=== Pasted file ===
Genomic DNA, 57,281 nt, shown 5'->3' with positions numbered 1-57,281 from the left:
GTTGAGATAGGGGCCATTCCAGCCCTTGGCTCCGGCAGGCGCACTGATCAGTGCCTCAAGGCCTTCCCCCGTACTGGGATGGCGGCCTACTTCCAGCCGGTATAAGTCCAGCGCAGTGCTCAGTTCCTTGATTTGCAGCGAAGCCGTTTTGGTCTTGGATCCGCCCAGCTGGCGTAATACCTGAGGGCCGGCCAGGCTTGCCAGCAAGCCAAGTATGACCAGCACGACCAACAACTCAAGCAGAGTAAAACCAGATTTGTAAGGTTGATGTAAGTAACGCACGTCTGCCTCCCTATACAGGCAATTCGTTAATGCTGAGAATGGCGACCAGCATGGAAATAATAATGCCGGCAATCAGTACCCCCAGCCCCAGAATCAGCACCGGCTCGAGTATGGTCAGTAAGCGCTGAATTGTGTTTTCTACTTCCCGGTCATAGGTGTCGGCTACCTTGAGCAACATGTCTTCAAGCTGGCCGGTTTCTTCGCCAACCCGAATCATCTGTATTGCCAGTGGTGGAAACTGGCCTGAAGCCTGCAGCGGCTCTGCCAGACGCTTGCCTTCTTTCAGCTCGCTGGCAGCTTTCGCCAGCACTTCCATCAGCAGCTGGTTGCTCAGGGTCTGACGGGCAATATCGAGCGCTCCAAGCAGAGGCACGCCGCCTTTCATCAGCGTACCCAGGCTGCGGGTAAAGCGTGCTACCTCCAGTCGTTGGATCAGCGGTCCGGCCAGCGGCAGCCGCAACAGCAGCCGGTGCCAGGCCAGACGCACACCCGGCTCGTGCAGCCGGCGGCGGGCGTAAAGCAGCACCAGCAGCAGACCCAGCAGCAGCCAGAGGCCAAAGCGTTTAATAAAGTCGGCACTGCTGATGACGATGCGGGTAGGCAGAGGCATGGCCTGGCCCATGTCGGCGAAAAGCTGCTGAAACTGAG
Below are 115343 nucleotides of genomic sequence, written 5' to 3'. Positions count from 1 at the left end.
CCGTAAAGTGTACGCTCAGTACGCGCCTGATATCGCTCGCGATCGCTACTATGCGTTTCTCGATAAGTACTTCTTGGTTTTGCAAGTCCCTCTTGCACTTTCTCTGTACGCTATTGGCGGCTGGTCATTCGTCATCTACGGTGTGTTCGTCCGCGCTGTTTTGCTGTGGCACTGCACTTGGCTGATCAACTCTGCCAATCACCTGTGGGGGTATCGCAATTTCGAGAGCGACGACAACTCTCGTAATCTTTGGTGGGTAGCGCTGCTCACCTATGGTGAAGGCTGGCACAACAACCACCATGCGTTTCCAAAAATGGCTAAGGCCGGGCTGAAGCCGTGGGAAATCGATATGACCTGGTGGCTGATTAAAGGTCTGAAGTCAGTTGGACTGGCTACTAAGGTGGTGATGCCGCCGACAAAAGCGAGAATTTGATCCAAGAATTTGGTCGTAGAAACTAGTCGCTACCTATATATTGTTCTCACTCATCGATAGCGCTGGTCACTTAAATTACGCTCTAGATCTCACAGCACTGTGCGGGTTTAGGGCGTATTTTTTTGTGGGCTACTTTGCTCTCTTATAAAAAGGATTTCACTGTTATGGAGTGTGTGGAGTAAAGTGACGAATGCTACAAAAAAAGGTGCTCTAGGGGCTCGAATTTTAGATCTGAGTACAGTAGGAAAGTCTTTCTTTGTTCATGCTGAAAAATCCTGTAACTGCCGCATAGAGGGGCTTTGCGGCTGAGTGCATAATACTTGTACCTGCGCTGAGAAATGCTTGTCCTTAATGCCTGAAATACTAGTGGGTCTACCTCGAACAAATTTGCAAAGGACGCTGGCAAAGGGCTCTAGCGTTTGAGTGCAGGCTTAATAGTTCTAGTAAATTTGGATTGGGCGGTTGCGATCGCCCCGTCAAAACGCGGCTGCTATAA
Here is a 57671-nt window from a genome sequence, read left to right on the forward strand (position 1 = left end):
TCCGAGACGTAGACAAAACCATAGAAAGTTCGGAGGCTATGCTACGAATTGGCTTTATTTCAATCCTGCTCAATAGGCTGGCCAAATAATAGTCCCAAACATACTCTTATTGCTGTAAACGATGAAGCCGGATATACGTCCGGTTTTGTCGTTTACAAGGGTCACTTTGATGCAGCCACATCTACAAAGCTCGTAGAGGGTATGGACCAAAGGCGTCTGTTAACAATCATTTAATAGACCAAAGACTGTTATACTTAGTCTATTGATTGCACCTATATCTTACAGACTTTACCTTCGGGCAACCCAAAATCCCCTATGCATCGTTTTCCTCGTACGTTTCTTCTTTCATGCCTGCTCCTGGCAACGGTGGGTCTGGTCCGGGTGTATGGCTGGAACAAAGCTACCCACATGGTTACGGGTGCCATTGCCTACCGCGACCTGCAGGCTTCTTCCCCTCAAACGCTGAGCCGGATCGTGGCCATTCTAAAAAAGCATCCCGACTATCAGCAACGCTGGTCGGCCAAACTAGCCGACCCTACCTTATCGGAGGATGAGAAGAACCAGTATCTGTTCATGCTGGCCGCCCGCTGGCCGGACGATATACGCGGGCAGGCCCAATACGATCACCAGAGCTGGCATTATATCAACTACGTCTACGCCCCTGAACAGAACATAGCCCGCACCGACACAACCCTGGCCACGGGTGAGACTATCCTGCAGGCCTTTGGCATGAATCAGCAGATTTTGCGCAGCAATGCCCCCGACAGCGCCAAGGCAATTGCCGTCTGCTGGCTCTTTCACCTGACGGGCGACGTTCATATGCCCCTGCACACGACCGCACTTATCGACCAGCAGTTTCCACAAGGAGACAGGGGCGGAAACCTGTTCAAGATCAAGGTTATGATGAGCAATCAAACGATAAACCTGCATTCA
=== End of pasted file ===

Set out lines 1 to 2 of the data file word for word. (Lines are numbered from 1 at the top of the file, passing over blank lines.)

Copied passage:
Genomic DNA, 57,281 nt, shown 5'->3' with positions numbered 1-57,281 from the left:
GTTGAGATAGGGGCCATTCCAGCCCTTGGCTCCGGCAGGCGCACTGATCAGTGCCTCAAGGCCTTCCCCCGTACTGGGATGGCGGCCTACTTCCAGCCGGTATAAGTCCAGCGCAGTGCTCAGTTCCTTGATTTGCAGCGAAGCCGTTTTGGTCTTGGATCCGCCCAGCTGGCGTAATACCTGAGGGCCGGCCAGGCTTGCCAGCAAGCCAAGTATGACCAGCACGACCAACAACTCAAGCAGAGTAAAACCAGATTTGTAAGGTTGATGTAAGTAACGCACGTCTGCCTCCCTATACAGGCAATTCGTTAATGCTGAGAATGGCGACCAGCATGGAAATAATAATGCCGGCAATCAGTACCCCCAGCCCCAGAATCAGCACCGGCTCGAGTATGGTCAGTAAGCGCTGAATTGTGTTTTCTACTTCCCGGTCATAGGTGTCGGCTACCTTGAGCAACATGTCTTCAAGCTGGCCGGTTTCTTCGCCAACCCGAATCATCTGTATTGCCAGTGGTGGAAACTGGCCTGAAGCCTGCAGCGGCTCTGCCAGACGCTTGCCTTCTTTCAGCTCGCTGGCAGCTTTCGCCAGCACTTCCATCAGCAGCTGGTTGCTCAGGGTCTGACGGGCAATATCGAGCGCTCCAAGCAGAGGCACGCCGCCTTTCATCAGCGTACCCAGGCTGCGGGTAAAGCGTGCTACCTCCAGTCGTTGGATCAGCGGTCCGGCCAGCGGCAGCCGCAACAGCAGCCGGTGCCAGGCCAGACGCACACCCGGCTCGTGCAGCCGGCGGCGGGCGTAAAGCAGCACCAGCAGCAGACCCAGCAGCAGCCAGAGGCCAAAGCGTTTAATAAAGTCGGCACTGCTGATGACGATGCGGGTAGGCAGAGGCATGGCCTGGCCCATGTCGGCGAAAAGCTGCTGAAACTGAG